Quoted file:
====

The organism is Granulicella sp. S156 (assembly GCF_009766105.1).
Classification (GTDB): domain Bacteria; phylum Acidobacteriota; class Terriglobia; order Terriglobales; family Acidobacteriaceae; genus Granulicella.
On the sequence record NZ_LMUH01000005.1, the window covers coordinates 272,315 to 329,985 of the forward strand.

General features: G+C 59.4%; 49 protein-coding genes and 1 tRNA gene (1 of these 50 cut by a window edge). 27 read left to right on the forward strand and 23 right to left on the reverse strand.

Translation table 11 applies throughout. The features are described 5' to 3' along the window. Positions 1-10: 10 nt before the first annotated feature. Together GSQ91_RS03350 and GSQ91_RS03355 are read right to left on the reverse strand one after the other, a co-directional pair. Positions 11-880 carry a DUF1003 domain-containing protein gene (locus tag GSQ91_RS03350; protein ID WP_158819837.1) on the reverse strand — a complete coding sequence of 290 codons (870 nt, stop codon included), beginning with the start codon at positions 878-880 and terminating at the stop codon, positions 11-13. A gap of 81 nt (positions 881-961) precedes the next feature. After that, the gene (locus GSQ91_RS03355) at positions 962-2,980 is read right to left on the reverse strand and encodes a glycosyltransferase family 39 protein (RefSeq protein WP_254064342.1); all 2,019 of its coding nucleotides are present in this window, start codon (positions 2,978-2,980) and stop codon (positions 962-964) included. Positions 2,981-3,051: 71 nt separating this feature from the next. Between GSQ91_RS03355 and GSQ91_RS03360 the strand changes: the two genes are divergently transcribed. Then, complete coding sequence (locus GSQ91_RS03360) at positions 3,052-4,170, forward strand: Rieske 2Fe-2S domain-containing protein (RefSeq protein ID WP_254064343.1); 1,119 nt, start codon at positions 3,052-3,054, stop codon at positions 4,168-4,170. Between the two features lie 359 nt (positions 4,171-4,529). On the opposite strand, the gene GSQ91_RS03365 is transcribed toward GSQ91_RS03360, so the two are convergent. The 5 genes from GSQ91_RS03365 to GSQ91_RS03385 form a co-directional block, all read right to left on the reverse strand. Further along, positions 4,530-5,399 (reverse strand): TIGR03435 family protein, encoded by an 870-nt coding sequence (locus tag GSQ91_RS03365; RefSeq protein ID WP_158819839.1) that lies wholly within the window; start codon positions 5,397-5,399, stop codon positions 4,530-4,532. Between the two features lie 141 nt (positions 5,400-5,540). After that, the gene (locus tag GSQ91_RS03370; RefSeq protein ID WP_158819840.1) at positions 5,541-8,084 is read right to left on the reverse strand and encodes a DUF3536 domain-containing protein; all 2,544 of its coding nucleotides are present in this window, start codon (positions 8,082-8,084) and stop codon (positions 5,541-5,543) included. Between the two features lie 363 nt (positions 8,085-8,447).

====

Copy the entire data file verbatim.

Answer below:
The organism is Granulicella sp. S156 (assembly GCF_009766105.1).
Classification (GTDB): domain Bacteria; phylum Acidobacteriota; class Terriglobia; order Terriglobales; family Acidobacteriaceae; genus Granulicella.
On the sequence record NZ_LMUH01000005.1, the window covers coordinates 272,315 to 329,985 of the forward strand.

General features: G+C 59.4%; 49 protein-coding genes and 1 tRNA gene (1 of these 50 cut by a window edge). 27 read left to right on the forward strand and 23 right to left on the reverse strand.

Translation table 11 applies throughout. The features are described 5' to 3' along the window. Positions 1-10: 10 nt before the first annotated feature. Together GSQ91_RS03350 and GSQ91_RS03355 are read right to left on the reverse strand one after the other, a co-directional pair. Positions 11-880 carry a DUF1003 domain-containing protein gene (locus tag GSQ91_RS03350; protein ID WP_158819837.1) on the reverse strand — a complete coding sequence of 290 codons (870 nt, stop codon included), beginning with the start codon at positions 878-880 and terminating at the stop codon, positions 11-13. A gap of 81 nt (positions 881-961) precedes the next feature. After that, the gene (locus GSQ91_RS03355) at positions 962-2,980 is read right to left on the reverse strand and encodes a glycosyltransferase family 39 protein (RefSeq protein WP_254064342.1); all 2,019 of its coding nucleotides are present in this window, start codon (positions 2,978-2,980) and stop codon (positions 962-964) included. Positions 2,981-3,051: 71 nt separating this feature from the next. Between GSQ91_RS03355 and GSQ91_RS03360 the strand changes: the two genes are divergently transcribed. Then, complete coding sequence (locus GSQ91_RS03360) at positions 3,052-4,170, forward strand: Rieske 2Fe-2S domain-containing protein (RefSeq protein ID WP_254064343.1); 1,119 nt, start codon at positions 3,052-3,054, stop codon at positions 4,168-4,170. Between the two features lie 359 nt (positions 4,171-4,529). On the opposite strand, the gene GSQ91_RS03365 is transcribed toward GSQ91_RS03360, so the two are convergent. The 5 genes from GSQ91_RS03365 to GSQ91_RS03385 form a co-directional block, all read right to left on the reverse strand. Further along, positions 4,530-5,399 (reverse strand): TIGR03435 family protein, encoded by an 870-nt coding sequence (locus tag GSQ91_RS03365; RefSeq protein ID WP_158819839.1) that lies wholly within the window; start codon positions 5,397-5,399, stop codon positions 4,530-4,532. Between the two features lie 141 nt (positions 5,400-5,540). After that, the gene (locus tag GSQ91_RS03370; RefSeq protein ID WP_158819840.1) at positions 5,541-8,084 is read right to left on the reverse strand and encodes a DUF3536 domain-containing protein; all 2,544 of its coding nucleotides are present in this window, start codon (positions 8,082-8,084) and stop codon (positions 5,541-5,543) included. Between the two features lie 363 nt (positions 8,085-8,447).